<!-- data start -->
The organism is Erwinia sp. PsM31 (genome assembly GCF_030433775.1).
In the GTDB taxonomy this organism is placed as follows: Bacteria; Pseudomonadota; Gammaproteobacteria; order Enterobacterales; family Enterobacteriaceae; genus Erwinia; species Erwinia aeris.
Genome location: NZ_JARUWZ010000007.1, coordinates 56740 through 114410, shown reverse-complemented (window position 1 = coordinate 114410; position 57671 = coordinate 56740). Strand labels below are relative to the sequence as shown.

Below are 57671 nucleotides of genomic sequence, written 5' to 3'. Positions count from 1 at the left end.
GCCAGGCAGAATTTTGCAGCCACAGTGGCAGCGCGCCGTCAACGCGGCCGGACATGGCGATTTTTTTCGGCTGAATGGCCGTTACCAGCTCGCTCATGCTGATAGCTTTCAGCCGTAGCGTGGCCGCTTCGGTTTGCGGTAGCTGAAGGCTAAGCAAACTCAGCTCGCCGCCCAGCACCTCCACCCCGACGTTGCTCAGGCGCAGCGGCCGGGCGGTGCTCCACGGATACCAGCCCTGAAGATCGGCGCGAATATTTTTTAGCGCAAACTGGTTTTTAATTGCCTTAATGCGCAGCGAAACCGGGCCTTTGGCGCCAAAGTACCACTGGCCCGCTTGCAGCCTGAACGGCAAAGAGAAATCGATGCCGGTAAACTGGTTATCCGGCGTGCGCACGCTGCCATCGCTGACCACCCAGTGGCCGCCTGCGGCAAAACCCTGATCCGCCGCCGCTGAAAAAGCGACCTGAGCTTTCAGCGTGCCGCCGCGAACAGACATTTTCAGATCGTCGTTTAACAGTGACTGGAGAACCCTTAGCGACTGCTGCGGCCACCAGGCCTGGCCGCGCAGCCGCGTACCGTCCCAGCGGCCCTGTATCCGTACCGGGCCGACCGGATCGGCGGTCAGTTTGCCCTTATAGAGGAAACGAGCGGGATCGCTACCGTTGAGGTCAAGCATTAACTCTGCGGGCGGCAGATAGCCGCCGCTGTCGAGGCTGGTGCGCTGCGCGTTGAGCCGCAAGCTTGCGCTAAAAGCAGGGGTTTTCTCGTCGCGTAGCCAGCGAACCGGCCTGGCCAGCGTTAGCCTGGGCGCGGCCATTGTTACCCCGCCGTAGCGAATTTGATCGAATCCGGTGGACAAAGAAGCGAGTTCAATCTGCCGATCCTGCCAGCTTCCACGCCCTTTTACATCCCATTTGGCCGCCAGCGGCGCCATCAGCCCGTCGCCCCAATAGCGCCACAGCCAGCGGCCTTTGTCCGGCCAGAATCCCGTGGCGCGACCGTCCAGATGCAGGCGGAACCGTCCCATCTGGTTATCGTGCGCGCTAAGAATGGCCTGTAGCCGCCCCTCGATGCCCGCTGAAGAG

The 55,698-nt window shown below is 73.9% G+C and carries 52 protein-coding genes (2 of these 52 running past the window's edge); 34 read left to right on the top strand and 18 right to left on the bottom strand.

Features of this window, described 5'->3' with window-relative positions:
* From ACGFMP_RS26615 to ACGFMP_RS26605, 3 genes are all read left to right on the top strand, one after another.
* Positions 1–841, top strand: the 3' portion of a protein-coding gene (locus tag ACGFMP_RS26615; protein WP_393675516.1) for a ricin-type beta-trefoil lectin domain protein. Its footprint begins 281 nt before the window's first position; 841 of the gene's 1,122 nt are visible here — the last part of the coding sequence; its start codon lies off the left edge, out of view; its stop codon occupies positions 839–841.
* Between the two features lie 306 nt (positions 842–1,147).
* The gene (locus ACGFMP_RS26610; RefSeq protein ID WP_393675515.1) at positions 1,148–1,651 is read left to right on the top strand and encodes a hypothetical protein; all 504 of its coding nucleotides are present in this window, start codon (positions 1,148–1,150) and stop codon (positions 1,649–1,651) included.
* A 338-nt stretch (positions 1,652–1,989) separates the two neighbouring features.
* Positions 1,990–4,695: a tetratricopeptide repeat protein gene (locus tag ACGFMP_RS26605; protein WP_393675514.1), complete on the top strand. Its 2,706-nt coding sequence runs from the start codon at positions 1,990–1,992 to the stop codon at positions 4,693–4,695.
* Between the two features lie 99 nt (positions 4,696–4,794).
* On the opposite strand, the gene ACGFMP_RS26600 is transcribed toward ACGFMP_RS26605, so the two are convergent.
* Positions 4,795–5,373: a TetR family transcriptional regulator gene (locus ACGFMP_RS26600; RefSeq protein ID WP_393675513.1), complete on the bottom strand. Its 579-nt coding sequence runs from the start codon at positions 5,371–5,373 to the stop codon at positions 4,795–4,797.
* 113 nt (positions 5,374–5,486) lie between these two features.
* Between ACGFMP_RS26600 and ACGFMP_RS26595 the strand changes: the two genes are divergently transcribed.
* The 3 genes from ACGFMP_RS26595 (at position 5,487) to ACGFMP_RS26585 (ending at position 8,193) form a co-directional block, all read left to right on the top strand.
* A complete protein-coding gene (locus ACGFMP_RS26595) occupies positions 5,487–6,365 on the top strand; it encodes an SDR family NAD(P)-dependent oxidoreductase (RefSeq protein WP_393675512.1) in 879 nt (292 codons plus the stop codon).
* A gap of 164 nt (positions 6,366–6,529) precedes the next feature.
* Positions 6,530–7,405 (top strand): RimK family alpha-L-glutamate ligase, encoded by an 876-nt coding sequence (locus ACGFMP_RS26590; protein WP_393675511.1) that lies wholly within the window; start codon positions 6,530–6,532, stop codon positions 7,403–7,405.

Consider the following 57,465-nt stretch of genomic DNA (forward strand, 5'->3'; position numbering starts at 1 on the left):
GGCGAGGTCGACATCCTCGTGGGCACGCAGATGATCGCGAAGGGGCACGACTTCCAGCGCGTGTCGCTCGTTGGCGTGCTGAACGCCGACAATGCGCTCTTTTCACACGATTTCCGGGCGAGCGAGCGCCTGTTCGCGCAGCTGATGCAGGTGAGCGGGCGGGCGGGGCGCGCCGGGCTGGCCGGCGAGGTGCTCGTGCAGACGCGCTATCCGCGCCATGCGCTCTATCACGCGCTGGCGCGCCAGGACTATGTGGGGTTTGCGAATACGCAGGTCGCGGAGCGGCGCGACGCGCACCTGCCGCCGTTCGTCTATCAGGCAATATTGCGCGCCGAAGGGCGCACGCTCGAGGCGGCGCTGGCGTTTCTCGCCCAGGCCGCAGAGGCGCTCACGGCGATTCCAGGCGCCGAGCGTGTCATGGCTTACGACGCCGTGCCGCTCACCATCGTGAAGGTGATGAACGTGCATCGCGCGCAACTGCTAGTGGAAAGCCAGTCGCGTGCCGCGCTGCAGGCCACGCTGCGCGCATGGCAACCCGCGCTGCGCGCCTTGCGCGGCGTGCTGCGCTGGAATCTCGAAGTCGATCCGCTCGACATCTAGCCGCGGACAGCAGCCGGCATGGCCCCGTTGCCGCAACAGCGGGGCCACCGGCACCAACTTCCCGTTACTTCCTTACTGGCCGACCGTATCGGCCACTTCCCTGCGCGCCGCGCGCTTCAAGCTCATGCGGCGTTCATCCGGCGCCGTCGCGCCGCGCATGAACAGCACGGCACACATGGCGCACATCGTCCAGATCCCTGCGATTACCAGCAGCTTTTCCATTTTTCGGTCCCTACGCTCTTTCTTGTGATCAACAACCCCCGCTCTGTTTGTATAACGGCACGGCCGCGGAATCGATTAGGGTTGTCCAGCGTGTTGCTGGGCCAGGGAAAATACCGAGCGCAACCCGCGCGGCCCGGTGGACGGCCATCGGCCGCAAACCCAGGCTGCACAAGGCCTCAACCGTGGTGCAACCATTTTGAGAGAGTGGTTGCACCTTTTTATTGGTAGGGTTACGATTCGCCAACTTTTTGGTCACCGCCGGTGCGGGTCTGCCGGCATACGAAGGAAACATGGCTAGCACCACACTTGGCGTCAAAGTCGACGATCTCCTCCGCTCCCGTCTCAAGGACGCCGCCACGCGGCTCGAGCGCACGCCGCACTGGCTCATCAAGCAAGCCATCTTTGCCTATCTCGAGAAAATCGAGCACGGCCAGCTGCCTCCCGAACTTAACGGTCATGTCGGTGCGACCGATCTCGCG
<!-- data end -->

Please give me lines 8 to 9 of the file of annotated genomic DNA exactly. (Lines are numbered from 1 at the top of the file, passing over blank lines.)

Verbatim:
* From ACGFMP_RS26615 to ACGFMP_RS26605, 3 genes are all read left to right on the top strand, one after another.
* Positions 1–841, top strand: the 3' portion of a protein-coding gene (locus tag ACGFMP_RS26615; protein WP_393675516.1) for a ricin-type beta-trefoil lectin domain protein. Its footprint begins 281 nt before the window's first position; 841 of the gene's 1,122 nt are visible here — the last part of the coding sequence; its start codon lies off the left edge, out of view; its stop codon occupies positions 839–841.